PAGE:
Australia is one of the most highly franchised economies in the world, with a mix of over 80,000 businesses and 1,314 franchise systems, 594,500 employees and revenue of $182 billion, annually. Australian franchising mainly consists of small and medium enterprises, with 90 percent of franchisees accounted for by small businesses. Unfortunately, recent bad behaviour by a handful of well-known, publicly listed franchise systems has tarnished the whole industry. The Government has stepped in with some significant changes – here is a summary
During the 2018 hearings of the parliamentary inquiry into the franchise code, certain issues were raised including poor quality standards and non-compliance among the franchising community. The underlining message in submissions to the inquiry were that better enforcement of the existing regulations is required to ensure make the franchising community a fairer place for all – though I am not convinced the changes will achieve their goal.
The parliamentary inquiry report called on the government to establish a special franchising taskforce to thoroughly examine and implement its different recommendations. This taskforce would be made up of representatives from the Department of Jobs and Small Business and the Treasury.
Michaelia Cash, the Small Business Minister said the government would analyse the report methodically and consider what types of improvements needed to be brought into effect before proceeding. She said the government is committed to supporting fair and effective reforms, but that they would do so without imposing any unnecessary regulation on the franchising sector.
The parliamentary report recommends a comprehensive suite of changes to the current franchising code such as:
The Australian Competition And Consumer Commission (ACCC) announced its determination to target the food sector to ensure it is in line with all the rules and regulations. It aims to protect and promote fair competition and consumer law.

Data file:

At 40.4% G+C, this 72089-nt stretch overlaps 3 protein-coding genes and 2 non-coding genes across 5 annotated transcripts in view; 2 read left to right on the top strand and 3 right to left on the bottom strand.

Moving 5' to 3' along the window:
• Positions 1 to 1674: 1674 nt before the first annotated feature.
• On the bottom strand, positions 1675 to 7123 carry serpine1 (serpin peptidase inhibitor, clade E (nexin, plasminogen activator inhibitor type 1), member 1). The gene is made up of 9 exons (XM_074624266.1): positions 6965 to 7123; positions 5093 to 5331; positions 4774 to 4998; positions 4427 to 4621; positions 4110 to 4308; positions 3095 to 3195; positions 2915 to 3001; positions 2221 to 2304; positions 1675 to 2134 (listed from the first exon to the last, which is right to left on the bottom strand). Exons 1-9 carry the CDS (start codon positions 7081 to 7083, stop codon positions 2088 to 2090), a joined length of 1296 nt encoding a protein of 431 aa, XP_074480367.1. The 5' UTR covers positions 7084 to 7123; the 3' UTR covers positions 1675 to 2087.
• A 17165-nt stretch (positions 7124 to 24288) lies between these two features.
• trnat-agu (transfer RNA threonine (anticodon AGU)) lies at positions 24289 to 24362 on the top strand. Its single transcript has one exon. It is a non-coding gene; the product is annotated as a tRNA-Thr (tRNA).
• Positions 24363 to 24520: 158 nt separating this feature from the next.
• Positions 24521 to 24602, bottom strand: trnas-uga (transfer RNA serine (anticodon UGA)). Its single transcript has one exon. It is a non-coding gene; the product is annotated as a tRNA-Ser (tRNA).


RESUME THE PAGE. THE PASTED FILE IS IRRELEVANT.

Under these substantive franchisee reforms, a registry will be developed, covering all systems across the franchise sector in Australia. It will be backed by the government and be mandatory for all constituents to improve compliance.
The additional protection available under the registry will be advantageous in a collaborative business model to fix the responsibility for compliance. While the concept of mandatory registration is neither a new nor complete solution to all compliance-related problems, there are certain additional benefits to it because:
The parliamentary inquiry, in its deliberations, pointed out an important structural theme. This related to large-scale connivance of the clear and strong recommendations in the franchise code of conduct. It also found prospective franchisees ignoring to submit mandatory documents provided by franchisors, to obtain legal and business advice.
The Australian regulatory and dispute resolution framework for franchising is known to be comprehensive and effective. Yet, some issues need attention. It is in the interests of prospective franchisees to be well-informed about all business details before signing on the dotted line. They must seek business and legal advice to complete their due diligence which is essential for conducting business safely.
It remains to be seen whether these new regulatory changes will result in a more level playing field.
If you want to know more, feel free to get in touch with us at The Franchise Institute. You can call us on 1300 855 435 or fill in this contact us form and we’ll reply as soon as we can.
Thanks for reading,
The Franchise Institute Team
1300 855 435